In the West Indian islands as a whole, there are 11 peculiar genera ; 9 operculate (Geomelania, Chittya, Jamaicea, Licina, Choanopoma, Ctenopoma, Diplopoma, Stoastoma, Lucidella); and 2 inoperculate (Sagda and Stenopus), besides Cyclostomus, which belongs to the Old World and is not found on the American continent. Mr. Bland considers, that many of the Antillean land-shells exhibit decided African and Asiatic, rather than South American affinities. A species of the Asiatic genus Diplommatina has been found in Trinidad, and an Indian species of Ennea occurs in Grenada and St. Thomas; a clear indication that land-shells are liable to be accidentally imported, and to become established in the less productive islands.
Although these islands are so wonderfully rich even now, there is good reason to believe that many species have become extinct since the European occupation of them. When small islands are much cultivated, many of these molluscs which can only live under the shade of forests, are soon extirpated. In St. Croix many species have become extinct at a comparatively recent period, from the burning of forests; and as we know that in all the islands many of the species are excessively local, being often confined to single valleys or ridges, we may be sure that wherever the native forests have disappeared before the hand of man, numbers of land-shells have disappeared with them. As some of the smaller islands have been almost denuded of their wood, and in the larger ones extensive tracts have been cleared for sugar cultivation, a very considerable number of species have almost certainly been exterminated.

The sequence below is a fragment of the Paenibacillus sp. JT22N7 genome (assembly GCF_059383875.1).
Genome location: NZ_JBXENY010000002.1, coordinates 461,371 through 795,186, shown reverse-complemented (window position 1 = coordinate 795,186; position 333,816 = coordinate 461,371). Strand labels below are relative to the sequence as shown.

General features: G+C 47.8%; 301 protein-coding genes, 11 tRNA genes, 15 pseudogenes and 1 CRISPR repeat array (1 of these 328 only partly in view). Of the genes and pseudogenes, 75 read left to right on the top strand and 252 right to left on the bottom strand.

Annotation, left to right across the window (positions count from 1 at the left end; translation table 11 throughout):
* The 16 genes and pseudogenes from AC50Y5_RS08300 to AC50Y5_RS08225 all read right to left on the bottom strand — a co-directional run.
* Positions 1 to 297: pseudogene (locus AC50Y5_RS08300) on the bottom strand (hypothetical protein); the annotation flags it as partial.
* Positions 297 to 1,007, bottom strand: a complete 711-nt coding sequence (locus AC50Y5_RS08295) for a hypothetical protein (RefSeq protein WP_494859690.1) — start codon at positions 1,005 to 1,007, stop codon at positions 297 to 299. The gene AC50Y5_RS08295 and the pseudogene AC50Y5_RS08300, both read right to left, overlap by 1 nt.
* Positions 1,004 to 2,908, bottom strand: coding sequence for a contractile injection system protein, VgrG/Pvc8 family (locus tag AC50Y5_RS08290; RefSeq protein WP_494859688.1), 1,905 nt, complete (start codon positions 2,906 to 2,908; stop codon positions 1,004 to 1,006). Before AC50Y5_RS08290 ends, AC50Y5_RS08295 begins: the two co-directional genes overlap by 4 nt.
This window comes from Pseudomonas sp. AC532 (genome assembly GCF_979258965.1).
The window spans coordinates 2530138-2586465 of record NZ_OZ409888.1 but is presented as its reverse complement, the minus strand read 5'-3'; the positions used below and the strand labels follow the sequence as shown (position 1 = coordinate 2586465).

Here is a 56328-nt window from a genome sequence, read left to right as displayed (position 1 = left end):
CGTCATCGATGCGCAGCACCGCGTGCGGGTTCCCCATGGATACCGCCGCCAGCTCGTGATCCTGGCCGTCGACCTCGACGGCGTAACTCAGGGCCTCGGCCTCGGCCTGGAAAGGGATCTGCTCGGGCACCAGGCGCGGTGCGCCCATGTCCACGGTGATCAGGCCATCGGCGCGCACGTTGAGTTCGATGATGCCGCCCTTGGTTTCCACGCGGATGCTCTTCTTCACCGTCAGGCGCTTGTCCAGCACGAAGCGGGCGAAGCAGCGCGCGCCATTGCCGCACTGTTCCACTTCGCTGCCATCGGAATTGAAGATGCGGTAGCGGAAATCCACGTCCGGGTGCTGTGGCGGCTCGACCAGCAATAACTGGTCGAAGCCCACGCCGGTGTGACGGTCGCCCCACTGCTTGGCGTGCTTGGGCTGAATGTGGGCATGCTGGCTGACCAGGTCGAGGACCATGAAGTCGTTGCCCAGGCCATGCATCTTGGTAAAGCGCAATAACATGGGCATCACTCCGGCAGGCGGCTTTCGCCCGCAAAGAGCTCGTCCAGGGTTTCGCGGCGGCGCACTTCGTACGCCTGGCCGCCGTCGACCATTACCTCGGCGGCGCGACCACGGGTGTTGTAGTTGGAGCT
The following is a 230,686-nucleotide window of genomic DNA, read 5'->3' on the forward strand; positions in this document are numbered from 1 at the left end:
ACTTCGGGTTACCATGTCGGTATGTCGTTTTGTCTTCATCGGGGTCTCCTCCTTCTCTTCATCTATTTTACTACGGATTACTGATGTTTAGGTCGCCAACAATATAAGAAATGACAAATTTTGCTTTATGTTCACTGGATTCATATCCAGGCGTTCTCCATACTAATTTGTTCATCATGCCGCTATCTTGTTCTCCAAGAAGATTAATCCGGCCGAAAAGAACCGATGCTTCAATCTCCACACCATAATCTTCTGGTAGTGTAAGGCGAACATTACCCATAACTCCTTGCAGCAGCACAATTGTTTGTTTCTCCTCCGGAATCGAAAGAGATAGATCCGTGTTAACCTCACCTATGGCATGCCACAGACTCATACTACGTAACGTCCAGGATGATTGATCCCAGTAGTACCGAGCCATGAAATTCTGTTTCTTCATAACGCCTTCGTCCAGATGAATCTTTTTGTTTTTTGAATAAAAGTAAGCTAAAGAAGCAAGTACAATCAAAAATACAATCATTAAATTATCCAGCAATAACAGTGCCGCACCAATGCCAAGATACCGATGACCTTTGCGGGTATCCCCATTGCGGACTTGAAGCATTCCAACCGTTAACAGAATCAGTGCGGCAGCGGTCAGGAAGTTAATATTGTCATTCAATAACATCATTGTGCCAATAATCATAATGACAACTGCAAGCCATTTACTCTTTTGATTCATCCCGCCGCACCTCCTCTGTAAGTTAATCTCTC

General Conclusions as to the Past History of the West Indian Islands. The preceding sketch of the peculiarities of the animal life of these islands, enables us to state, that it represents the remains of an ancient fauna of decided Neotropical type, having on the whole most resemblance to that which now inhabits the Mexican sub-region. The number of peculiar genera in all classes of animals is so great in proportion to those in common with the adjacent mainland, as to lead us to conclude that, subsequent to the original separation from the Mexican area, a very large tract of land existed, calculated to support a rich and varied fauna, and, by the interaction of competing types, give rise to peculiar and specially modified organisms. We have already shown that the outline of the present islands and the depths of the surrounding seas, give indications of the position and extent of this ancient land ; which not improbably occupied the space enclosed by uniting Western Cuba with Yucatan, and Jamaica with the Mosquito Coast. This land must have. stretched eastward to include Anguilla, and probably north ward to include the whole of the Bahamas. At one time it perhaps extended southward so as to unite Hayti with northern Venezuela, while Panama and Costa Rica were sunk beneath the Pacific. At this time the Lesser Antilles had no existence.
The only large island of whose geology we have any detailed